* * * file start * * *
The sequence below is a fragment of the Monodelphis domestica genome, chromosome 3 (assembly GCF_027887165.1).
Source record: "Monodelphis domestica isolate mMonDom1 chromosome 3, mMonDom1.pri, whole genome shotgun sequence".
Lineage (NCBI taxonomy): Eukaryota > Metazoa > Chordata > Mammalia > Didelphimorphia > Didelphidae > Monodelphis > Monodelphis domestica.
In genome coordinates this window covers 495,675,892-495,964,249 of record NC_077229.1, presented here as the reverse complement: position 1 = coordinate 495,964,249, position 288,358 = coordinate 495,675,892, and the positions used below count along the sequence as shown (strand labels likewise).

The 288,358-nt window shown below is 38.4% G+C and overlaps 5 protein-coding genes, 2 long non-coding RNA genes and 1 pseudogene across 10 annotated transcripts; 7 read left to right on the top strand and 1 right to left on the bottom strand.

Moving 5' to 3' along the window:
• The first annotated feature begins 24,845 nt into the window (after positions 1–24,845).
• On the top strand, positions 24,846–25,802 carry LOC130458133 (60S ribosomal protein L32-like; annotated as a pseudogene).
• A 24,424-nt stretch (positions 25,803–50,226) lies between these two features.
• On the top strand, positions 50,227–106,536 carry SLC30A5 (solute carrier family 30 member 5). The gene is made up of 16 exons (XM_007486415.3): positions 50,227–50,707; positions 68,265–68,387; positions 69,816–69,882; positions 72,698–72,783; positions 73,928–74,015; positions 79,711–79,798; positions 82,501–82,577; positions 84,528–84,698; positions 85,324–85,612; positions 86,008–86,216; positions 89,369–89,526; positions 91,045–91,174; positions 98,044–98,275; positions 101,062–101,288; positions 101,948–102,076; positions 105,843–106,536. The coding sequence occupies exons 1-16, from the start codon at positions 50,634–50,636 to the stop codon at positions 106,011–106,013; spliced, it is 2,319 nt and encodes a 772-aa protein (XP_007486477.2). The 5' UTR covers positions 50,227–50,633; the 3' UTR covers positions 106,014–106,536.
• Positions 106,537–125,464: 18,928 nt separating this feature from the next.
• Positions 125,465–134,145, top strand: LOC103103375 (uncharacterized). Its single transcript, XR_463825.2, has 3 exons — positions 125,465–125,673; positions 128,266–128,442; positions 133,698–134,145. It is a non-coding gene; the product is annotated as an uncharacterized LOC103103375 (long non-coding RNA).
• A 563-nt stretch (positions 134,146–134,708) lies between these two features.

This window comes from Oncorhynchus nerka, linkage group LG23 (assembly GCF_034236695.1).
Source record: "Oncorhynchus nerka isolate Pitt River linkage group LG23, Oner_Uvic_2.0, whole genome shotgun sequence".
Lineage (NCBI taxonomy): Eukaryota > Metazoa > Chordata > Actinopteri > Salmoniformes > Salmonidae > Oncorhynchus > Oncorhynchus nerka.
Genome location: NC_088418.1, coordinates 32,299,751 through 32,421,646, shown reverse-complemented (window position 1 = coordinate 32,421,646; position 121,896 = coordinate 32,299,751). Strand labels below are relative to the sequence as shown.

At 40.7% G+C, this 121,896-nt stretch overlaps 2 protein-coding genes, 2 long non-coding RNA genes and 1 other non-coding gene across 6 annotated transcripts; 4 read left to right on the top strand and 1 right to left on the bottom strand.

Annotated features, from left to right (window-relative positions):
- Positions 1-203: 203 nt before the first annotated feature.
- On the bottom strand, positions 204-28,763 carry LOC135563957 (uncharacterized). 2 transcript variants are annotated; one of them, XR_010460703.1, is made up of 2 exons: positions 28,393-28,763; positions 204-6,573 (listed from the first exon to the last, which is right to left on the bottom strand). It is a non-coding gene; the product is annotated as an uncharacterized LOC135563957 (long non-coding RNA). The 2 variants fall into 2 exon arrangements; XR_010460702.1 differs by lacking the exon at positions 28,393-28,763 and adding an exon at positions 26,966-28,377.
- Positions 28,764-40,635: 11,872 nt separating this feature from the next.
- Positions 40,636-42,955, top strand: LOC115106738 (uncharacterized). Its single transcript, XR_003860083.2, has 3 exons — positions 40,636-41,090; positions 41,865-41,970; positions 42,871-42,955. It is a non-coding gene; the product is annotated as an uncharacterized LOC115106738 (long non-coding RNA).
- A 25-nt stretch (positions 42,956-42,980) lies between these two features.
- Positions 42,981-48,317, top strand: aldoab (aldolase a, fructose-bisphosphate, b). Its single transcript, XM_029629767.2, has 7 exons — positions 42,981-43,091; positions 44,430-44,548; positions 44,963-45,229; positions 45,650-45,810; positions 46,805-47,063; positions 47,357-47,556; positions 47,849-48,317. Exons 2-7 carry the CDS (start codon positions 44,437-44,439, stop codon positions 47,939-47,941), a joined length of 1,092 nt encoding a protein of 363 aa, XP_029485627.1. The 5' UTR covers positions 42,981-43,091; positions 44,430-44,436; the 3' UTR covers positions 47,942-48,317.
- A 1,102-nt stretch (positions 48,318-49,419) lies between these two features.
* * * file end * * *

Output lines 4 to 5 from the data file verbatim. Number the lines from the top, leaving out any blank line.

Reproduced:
In genome coordinates this window covers 495,675,892-495,964,249 of record NC_077229.1, presented here as the reverse complement: position 1 = coordinate 495,964,249, position 288,358 = coordinate 495,675,892, and the positions used below count along the sequence as shown (strand labels likewise).

The 288,358-nt window shown below is 38.4% G+C and overlaps 5 protein-coding genes, 2 long non-coding RNA genes and 1 pseudogene across 10 annotated transcripts; 7 read left to right on the top strand and 1 right to left on the bottom strand.